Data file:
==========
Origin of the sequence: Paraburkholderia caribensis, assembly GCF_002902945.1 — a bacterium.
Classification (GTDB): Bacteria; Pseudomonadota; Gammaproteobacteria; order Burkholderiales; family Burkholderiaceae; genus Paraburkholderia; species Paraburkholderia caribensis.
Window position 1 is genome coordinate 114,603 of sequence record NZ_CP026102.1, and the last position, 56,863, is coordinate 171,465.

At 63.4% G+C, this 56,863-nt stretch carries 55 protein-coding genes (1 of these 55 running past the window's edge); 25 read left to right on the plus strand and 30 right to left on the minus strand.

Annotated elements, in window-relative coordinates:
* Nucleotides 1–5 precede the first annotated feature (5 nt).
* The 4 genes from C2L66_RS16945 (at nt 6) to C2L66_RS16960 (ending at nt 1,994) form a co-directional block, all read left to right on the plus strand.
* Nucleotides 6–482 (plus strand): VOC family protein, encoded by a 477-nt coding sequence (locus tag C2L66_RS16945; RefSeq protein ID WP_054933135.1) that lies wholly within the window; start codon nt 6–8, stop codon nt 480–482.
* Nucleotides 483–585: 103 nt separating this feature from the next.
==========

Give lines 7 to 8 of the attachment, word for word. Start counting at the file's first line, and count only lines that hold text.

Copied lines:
* The 4 genes from C2L66_RS16945 (at nt 6) to C2L66_RS16960 (ending at nt 1,994) form a co-directional block, all read left to right on the plus strand.
* Nucleotides 6–482 (plus strand): VOC family protein, encoded by a 477-nt coding sequence (locus tag C2L66_RS16945; RefSeq protein ID WP_054933135.1) that lies wholly within the window; start codon nt 6–8, stop codon nt 480–482.